This book provided much food for thought, and it was helpful to read that decision making is both art and science, and that there is no magic formula, only a balance. Also, that procrastination is not necessarily bad: as long as it has a purpose (and you get other things done in the meantime), it is not “doing nothing” but rather a conscious delay towards making a good decision.
Scenario: you’re writing a proposal, and the funding agency (or client or sponsor) website says that the submission deadline is 5pm EDT Monday 31 August. But your project manager has said that your deadline is noon on Thursday 27 August. What the heck? Why do you have to complete it four days before it’s due? What if you really need the weekend to fine-tune the meat of the proposal? Can’t you give it to them at noon on Monday?
After a dozen or so years of working with scientists on grant applications and proposals, I’ve learned a great deal about the ways they work and their needs for time to make their great science look and sound great on paper. Having tried (and failed) several times to write grants myself, I know there is great art within that science, and so my mission as a project manager remains: enable the best possible science and more of it.
I’ve also learned, and hopefully have demonstrated, that there is method to the madness of setting deadlines for proposal projects. The method aligns with the mission – enabling the science – by making it possible for the proposal to actually be submitted. Which means that the funder deadline is not our deadline.
Deadline is actually a horrible word, when you consider its definition:
deadline (n): 1. A line drawn within or around a prison that a prisoner passes at the risk of being shot. 2. a date or time before which something must be done.
It is no surprise then that deadlines rarely have the feel of incentive. But the modern use of the term seems odd – if I were a prisoner in such a prison, I would be staying as far away from the deadlines a possible, never mind meeting them.
Considering the quadruple constraint (scope-time-cost-quality), it’s also not surprising that deadlines quickly become a thing in projects – and a proposal is a project. Defining those boundaries is essential to planning and managing successfully. However, deadlines can quickly take over as being goal or objectives themselves, when really they are just another milestone – a point in the project to measure progress – only at the deadline milestone, estimate to completion should be zero. Milestones are tools for good project time management, but like any tool they only work well when applied appropriately. Part of using them appropriately is distinguishing between the real and the artificial.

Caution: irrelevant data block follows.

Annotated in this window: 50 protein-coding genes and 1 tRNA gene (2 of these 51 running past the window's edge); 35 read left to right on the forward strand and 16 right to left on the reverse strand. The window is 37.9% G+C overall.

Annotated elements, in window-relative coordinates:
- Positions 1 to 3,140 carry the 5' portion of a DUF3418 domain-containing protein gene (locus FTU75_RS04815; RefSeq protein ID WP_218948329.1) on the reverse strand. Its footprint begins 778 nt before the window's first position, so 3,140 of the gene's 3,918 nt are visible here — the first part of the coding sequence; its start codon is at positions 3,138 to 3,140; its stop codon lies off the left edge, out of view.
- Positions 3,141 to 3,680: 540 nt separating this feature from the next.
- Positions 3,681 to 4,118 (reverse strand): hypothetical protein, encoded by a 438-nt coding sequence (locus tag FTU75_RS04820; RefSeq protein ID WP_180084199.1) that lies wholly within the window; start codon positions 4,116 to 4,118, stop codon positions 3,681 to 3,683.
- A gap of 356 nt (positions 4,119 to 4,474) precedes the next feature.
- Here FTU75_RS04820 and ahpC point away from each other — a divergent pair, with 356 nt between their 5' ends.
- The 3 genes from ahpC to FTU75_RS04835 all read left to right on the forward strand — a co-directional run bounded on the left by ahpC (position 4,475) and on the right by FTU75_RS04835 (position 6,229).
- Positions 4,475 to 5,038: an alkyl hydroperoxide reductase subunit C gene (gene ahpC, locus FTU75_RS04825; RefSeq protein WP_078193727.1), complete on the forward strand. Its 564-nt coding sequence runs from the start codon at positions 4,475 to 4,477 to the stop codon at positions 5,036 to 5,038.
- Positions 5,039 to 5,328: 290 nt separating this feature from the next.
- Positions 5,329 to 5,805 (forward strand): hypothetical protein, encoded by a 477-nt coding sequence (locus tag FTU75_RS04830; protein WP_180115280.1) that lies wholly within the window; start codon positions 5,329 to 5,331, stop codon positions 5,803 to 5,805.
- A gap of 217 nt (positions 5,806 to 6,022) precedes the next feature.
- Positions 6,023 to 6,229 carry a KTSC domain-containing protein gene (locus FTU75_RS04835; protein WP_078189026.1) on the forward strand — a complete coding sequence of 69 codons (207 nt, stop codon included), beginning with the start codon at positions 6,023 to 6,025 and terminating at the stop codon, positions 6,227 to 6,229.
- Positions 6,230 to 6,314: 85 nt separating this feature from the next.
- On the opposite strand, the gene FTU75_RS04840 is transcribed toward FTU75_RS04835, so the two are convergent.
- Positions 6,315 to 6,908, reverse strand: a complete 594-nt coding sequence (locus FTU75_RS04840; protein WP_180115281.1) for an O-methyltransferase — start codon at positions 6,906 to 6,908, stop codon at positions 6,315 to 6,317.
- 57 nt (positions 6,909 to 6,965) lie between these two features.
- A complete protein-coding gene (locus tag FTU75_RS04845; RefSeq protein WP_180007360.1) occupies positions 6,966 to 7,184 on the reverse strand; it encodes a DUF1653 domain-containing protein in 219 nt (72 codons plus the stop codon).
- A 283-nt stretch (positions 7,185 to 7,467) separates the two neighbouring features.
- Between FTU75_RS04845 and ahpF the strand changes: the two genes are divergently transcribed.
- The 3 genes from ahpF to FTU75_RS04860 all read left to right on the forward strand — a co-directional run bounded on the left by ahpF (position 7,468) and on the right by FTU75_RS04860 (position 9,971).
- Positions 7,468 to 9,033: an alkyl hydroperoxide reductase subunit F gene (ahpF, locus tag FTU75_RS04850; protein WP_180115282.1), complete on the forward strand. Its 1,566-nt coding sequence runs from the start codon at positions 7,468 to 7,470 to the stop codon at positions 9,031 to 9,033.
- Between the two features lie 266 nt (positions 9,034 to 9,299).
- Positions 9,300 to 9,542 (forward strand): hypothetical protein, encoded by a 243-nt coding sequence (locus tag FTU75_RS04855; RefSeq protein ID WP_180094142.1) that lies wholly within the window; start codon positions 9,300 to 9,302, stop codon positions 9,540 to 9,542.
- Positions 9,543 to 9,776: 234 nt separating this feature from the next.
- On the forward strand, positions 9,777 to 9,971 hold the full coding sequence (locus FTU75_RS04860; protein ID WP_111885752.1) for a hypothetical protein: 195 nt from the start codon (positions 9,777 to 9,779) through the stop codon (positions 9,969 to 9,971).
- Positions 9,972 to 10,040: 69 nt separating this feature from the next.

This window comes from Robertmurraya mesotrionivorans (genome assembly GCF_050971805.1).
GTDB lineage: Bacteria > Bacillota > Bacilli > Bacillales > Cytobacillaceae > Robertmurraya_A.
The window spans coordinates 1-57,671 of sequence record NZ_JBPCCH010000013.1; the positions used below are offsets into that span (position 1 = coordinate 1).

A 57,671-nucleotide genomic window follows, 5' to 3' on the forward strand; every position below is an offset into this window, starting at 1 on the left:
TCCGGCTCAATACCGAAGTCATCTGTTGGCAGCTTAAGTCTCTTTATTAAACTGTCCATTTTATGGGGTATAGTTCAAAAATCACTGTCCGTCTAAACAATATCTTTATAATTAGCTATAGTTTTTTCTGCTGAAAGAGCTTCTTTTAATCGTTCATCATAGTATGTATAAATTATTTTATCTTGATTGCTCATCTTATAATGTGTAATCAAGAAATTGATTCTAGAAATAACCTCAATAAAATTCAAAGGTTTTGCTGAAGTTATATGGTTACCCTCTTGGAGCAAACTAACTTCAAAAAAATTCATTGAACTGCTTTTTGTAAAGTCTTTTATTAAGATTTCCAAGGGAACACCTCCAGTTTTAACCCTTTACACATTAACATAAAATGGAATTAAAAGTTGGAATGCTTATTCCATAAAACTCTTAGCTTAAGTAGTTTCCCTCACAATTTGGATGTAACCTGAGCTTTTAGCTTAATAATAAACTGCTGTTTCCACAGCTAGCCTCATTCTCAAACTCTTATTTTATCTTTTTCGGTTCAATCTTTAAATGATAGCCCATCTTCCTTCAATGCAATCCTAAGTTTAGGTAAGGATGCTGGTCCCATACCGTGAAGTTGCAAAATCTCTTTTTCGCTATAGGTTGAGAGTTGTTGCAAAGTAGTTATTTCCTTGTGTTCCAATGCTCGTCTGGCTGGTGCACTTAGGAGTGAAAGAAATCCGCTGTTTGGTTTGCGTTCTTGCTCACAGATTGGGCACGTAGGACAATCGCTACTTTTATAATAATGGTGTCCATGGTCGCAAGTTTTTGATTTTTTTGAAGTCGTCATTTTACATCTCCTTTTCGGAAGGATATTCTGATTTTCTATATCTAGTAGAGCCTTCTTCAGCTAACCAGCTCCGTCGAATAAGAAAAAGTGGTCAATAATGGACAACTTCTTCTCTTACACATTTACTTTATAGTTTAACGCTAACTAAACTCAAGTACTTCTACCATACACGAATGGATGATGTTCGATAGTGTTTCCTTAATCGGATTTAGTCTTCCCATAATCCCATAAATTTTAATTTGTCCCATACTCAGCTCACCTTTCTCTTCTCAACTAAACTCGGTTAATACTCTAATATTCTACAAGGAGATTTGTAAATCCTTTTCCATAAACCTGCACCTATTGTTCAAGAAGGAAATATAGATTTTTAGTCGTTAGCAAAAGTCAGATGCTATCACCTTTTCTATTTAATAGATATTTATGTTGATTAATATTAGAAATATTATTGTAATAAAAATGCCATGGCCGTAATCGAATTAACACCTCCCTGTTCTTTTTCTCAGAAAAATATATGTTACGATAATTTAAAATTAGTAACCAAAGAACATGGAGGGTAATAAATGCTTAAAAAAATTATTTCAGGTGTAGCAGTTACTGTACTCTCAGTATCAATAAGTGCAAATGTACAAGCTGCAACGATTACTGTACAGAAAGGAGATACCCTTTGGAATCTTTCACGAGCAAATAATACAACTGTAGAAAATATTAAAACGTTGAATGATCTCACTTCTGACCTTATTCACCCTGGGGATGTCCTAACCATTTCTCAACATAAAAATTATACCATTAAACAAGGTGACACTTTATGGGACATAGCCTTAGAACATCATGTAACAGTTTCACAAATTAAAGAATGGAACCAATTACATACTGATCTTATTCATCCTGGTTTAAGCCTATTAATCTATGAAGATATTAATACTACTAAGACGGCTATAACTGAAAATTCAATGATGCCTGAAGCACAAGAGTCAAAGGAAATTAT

Real deadlines are more often imposed by an external entity, such as the funder, but can also be internal to a department or institution. But, they are only real if they’re also firm – as in, there are real consequences for not meeting them. Real deadlines look like this:
They will also typically have specific scope and quality requirements, too. The above deadline requires that the complete proposal in the correct format with all the required elements is submitted BEFORE the deadline. These are as close to the original definition of deadline as we get in the research management world. Missing a real deadline can be pretty devastating.
Artificial deadlines are usually internal or self-imposed. They are more accurately called milestones, as they are (or should be) established within a timeline to enable all the participants to be able to do what is required to meet the real deadline. Unfortunately, because these are self-determined, they are often seen as more flexible and can be ignored or overruled if one part of the team falls behind schedule.
This is what I refer to as “the peril of the deadline extension”. Teams and leaders can very quickly undermine their plans and put their success at risk by extending internal deadlines. By allowing these internal milestones to be moved or circumvented, the project schedule closest to the real deadline becomes compressed, often to the point where success is now nearly impossible. Scope and quality are sacrificed to time, as the precious “last minute” becomes the last 30-seconds, giving insufficient time to deal with unforeseen hurdles.
There are a myriad of things that have to happen with a proposal to get it submitted, and while some sound trivial, they can be enormously time consuming. Converting a document to PDF should, in theory, take very little time and work the first time you do it. However, as anyone in science can appreciate, things that sound like they should work often don’t work out exactly right the first time (cell lines, anyone?).
There are more complex elements to proposal completion as well, such as: aligning other proposal pieces (budget, team description, management plan) to the aims; confirming references and citations in the proposal are correct (and in the correct order and format; checking page and character limits. Many of these things are done in parallel with the main proposal writing, but they must be re-confirmed prior to submission. Since everything else in the proposal links to the science piece, nothing else can be completed until that is done.
And so the proposal deadline becomes a few days to a week in advance of the funder deadline. The project manager sets this deadline to minimize the risk that the submission will be unsuccessful due some kind of administrative issue. Believe or not, the deadlines and milestones are not set to be maximally inconvenient – they are set to maximize the chances of a successful submission.